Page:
Because being a dark-skinned peasant girl from the south is not an easy thing at Sinegard. Targeted from the outset by rival classmates for her color, poverty, and gender, Rin discovers she possesses a lethal, unearthly power—an aptitude for the nearly-mythical art of shamanism. Exploring the depths of her gift with the help of a seemingly insane teacher and psychoactive substances, Rin learns that gods long thought dead are very much alive—and that mastering control over those powers could mean more than just surviving school. 

For while the Nikara Empire is at peace, the Federation of Mugen still lurks across a narrow sea. The militarily advanced Federation occupied Nikan for decades after the First Poppy War, and only barely lost the continent in the Second. And while most of the people are complacent to go about their lives, a few are aware that a Third Poppy War is just a spark away . . . 

Rin’s shamanic powers may be the only way to save her people. But as she finds out more about the god that has chosen her, the vengeful Phoenix, she fears that winning the war may cost her humanity . . . and that it may already be too late."

I just heard about this one the other week and I am so interested in this premise! The advanced reviews for it are incredibly promising as well, so I have hopes and hope to have a chance to pick it up!

and...

All the Ever Afters: The Untold Story of Cinderella's Stepmother by Danielle Teller
Publication Date: May 22nd, 2018
William Morrow
384 pages
Pre-order: Amazon Book Depository 
From Goodreads:

All the Ever Afters: The Untold Story of Cinderella’s Stepmother
In the vein of Wicked, The Woodcutter, and Boy, Snow, Bird, a luminous reimagining of a classic tale, told from the perspective of Agnes, Cinderella’s “evil” stepmother. 

We all know the story of Cinderella. Or do we? 

As rumors about the cruel upbringing of beautiful newlywed Princess Cinderella roil the kingdom, her stepmother, Agnes, who knows all too well about hardship, privately records the true story. . . . 

A peasant born into serfdom, Agnes is separated from her family and forced into servitude as a laundress’s apprentice when she is only ten years old. Using her wits and ingenuity, she escapes her tyrannical matron and makes her way toward a hopeful future. When teenaged Agnes is seduced by an older man and becomes pregnant, she is transformed by love for her child. Once again left penniless, Agnes has no choice but to return to servitude at the manor she thought she had left behind. Her new position is nursemaid to Ella, an otherworldly infant. She struggles to love the child who in time becomes her stepdaughter and, eventually, the celebrated princess who embodies everyone’s unattainable fantasies. The story of their relationship reveals that nothing is what it seems, that beauty is not always desirable, and that love can take on many guises.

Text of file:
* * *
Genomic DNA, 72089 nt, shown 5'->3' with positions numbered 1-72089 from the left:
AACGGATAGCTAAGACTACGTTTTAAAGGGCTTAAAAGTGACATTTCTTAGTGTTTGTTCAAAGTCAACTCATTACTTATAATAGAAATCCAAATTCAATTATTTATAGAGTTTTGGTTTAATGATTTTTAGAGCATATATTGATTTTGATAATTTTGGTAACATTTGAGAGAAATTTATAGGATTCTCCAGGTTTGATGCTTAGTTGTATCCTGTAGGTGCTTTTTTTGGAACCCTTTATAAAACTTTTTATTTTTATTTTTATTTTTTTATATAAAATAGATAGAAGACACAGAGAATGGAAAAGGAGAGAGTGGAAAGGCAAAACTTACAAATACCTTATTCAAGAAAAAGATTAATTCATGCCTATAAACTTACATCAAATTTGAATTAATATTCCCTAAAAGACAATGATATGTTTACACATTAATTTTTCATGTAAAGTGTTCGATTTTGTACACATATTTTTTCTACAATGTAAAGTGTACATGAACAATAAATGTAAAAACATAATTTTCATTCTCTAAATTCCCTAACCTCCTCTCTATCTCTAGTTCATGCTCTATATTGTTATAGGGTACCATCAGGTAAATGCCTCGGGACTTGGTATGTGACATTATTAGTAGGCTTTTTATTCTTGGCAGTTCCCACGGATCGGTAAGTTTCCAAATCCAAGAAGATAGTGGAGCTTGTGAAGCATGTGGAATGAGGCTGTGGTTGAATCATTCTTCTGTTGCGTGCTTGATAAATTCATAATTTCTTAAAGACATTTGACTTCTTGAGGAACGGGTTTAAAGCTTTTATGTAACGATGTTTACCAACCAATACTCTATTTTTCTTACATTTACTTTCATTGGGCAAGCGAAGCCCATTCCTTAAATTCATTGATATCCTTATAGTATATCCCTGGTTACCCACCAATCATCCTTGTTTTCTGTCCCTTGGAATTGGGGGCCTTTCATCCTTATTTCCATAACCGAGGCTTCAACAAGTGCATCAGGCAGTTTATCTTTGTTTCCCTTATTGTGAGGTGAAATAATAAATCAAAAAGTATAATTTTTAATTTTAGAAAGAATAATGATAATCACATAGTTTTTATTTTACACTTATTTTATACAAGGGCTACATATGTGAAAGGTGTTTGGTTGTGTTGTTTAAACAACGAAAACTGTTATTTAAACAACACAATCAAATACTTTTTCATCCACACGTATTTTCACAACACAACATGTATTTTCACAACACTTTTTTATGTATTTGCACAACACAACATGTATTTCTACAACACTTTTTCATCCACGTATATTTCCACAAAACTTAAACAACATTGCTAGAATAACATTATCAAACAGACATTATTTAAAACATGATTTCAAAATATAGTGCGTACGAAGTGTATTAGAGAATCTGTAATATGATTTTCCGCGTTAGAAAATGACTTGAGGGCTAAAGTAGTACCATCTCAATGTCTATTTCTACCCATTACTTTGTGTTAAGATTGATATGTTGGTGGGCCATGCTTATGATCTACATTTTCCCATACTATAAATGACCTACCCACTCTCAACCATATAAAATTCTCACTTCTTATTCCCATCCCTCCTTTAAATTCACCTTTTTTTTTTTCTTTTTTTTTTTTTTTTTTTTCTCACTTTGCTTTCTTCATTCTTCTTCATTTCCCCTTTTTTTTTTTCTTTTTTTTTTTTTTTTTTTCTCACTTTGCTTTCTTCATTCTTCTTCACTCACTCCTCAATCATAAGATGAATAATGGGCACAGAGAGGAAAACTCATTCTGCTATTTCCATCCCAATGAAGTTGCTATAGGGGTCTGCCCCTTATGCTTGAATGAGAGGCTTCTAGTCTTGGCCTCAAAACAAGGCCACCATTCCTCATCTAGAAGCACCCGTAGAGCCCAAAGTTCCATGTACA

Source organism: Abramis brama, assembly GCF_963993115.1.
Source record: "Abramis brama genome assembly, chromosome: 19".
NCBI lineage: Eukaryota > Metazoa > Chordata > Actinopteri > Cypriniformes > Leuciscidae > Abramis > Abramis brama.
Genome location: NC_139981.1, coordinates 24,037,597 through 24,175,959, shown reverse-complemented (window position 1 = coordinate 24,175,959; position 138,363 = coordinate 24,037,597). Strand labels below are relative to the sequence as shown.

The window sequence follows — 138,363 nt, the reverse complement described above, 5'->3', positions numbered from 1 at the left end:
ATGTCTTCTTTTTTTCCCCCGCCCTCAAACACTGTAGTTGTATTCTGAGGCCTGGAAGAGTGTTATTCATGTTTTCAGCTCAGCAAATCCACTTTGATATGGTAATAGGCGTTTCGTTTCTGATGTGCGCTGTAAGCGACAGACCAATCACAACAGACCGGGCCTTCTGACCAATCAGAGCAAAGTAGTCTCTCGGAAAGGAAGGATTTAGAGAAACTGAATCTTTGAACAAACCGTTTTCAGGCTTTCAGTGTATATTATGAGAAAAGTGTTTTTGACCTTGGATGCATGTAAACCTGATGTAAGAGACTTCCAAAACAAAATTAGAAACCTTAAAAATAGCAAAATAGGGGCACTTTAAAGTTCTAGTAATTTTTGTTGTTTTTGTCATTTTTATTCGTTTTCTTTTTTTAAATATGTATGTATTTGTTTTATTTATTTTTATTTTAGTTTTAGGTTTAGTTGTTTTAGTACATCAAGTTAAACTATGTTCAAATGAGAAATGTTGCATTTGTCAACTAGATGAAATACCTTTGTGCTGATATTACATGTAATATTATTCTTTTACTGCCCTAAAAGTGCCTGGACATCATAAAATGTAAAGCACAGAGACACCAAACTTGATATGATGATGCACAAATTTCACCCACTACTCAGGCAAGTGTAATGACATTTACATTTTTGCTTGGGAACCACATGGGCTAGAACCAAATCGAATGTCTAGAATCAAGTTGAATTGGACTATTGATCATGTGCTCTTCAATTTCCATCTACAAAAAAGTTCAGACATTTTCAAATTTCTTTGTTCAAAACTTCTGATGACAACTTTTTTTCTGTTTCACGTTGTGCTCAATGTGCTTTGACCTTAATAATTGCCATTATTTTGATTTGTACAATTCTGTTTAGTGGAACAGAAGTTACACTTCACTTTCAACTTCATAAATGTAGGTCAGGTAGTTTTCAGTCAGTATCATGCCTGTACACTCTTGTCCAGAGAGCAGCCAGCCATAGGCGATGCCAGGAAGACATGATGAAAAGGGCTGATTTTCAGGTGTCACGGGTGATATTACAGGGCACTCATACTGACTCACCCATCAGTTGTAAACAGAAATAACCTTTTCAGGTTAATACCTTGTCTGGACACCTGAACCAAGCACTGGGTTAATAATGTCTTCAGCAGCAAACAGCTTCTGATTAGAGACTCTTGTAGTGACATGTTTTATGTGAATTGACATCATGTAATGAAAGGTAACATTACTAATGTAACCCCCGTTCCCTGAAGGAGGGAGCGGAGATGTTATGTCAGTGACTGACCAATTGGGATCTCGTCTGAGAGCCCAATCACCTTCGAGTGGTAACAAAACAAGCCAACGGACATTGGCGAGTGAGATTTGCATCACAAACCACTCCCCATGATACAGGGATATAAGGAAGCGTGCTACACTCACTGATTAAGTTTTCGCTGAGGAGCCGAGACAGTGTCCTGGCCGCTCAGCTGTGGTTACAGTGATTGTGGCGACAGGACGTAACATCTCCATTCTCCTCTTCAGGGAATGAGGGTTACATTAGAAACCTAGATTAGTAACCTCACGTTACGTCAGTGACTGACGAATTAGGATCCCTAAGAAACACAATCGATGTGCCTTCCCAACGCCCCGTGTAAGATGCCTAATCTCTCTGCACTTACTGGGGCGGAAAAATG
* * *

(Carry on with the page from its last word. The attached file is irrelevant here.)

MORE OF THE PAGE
Lyrically told, emotionally evocative, and brilliantly perceptive, All the Ever Afters explores the hidden complexities that lie beneath classic tales of good and evil, all the while showing us that how we confront adversity reveals a more profound, and ultimately more important, truth than the ideal of “happily ever after.”

I've had my eye on this one for what feels like ages and I cannot wait for the chance to read it. I am a shameless retellings fan and I just love the sound of this one.

What do you think about this upcoming release? What are your anticipated upcoming releases?


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Tuesday, April 17, 2018

Top Ten Tuesday Make-Up: Characters I Liked From Books I Didn't Like

Top Ten Tuesday is weekly book blog meme now hosted by Jana over at The Artsy Reader Girl!

This week's topic is: Freebie!
Since I missed this topic from a couple weeks ago, I though that I would just make it up today as my choice for the freebie! This ended up being a lot harder than I thought and I could only manage to come up with seven (based on books that I have recorded on Goodreads). 

The Book ThiefThe Once and Future KingShadow and Bone (Grisha Verse, #1)The Queen of the Tearling (The Queen of the Tearling, #1)


Death from The Book Thief by Markus Zusak